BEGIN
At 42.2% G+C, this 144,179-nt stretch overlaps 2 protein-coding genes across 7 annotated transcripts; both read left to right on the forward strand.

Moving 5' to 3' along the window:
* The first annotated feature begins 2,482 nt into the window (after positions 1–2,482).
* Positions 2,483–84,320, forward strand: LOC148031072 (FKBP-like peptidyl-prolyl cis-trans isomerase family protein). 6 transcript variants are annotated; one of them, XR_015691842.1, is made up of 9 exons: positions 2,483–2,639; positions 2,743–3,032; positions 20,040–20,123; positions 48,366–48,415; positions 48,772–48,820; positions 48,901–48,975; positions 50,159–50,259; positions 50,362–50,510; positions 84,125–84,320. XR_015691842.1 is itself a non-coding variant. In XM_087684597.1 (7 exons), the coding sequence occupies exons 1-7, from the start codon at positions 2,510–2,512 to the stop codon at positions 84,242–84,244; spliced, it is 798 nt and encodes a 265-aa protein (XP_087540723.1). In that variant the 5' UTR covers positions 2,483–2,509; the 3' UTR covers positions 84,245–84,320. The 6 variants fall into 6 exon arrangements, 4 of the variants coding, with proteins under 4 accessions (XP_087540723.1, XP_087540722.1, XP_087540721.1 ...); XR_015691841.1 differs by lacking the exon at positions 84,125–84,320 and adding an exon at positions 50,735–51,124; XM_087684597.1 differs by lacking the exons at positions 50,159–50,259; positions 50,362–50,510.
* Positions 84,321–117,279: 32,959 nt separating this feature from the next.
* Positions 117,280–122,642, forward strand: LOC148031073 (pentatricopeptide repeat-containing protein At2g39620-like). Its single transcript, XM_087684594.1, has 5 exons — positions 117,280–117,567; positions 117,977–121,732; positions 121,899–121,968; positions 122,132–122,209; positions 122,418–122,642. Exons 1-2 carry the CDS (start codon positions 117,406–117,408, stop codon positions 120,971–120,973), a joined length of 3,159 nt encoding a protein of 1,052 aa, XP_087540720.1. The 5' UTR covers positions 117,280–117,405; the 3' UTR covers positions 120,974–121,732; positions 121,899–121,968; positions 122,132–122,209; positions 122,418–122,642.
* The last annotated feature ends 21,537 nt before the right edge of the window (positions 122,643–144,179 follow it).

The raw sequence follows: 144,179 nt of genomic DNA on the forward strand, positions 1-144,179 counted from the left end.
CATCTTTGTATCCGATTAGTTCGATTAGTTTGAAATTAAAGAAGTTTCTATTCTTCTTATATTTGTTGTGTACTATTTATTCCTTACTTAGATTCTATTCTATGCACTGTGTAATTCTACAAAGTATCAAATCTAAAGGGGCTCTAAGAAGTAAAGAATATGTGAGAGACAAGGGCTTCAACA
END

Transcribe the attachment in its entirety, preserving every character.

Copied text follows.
At 42.2% G+C, this 144,179-nt stretch overlaps 2 protein-coding genes across 7 annotated transcripts; both read left to right on the forward strand.

Moving 5' to 3' along the window:
* The first annotated feature begins 2,482 nt into the window (after positions 1–2,482).
* Positions 2,483–84,320, forward strand: LOC148031072 (FKBP-like peptidyl-prolyl cis-trans isomerase family protein). 6 transcript variants are annotated; one of them, XR_015691842.1, is made up of 9 exons: positions 2,483–2,639; positions 2,743–3,032; positions 20,040–20,123; positions 48,366–48,415; positions 48,772–48,820; positions 48,901–48,975; positions 50,159–50,259; positions 50,362–50,510; positions 84,125–84,320. XR_015691842.1 is itself a non-coding variant. In XM_087684597.1 (7 exons), the coding sequence occupies exons 1-7, from the start codon at positions 2,510–2,512 to the stop codon at positions 84,242–84,244; spliced, it is 798 nt and encodes a 265-aa protein (XP_087540723.1). In that variant the 5' UTR covers positions 2,483–2,509; the 3' UTR covers positions 84,245–84,320. The 6 variants fall into 6 exon arrangements, 4 of the variants coding, with proteins under 4 accessions (XP_087540723.1, XP_087540722.1, XP_087540721.1 ...); XR_015691841.1 differs by lacking the exon at positions 84,125–84,320 and adding an exon at positions 50,735–51,124; XM_087684597.1 differs by lacking the exons at positions 50,159–50,259; positions 50,362–50,510.
* Positions 84,321–117,279: 32,959 nt separating this feature from the next.
* Positions 117,280–122,642, forward strand: LOC148031073 (pentatricopeptide repeat-containing protein At2g39620-like). Its single transcript, XM_087684594.1, has 5 exons — positions 117,280–117,567; positions 117,977–121,732; positions 121,899–121,968; positions 122,132–122,209; positions 122,418–122,642. Exons 1-2 carry the CDS (start codon positions 117,406–117,408, stop codon positions 120,971–120,973), a joined length of 3,159 nt encoding a protein of 1,052 aa, XP_087540720.1. The 5' UTR covers positions 117,280–117,405; the 3' UTR covers positions 120,974–121,732; positions 121,899–121,968; positions 122,132–122,209; positions 122,418–122,642.
* The last annotated feature ends 21,537 nt before the right edge of the window (positions 122,643–144,179 follow it).

The raw sequence follows: 144,179 nt of genomic DNA on the forward strand, positions 1-144,179 counted from the left end.
CATCTTTGTATCCGATTAGTTCGATTAGTTTGAAATTAAAGAAGTTTCTATTCTTCTTATATTTGTTGTGTACTATTTATTCCTTACTTAGATTCTATTCTATGCACTGTGTAATTCTACAAAGTATCAAATCTAAAGGGGCTCTAAGAAGTAAAGAATATGTGAGAGACAAGGGCTTCAACA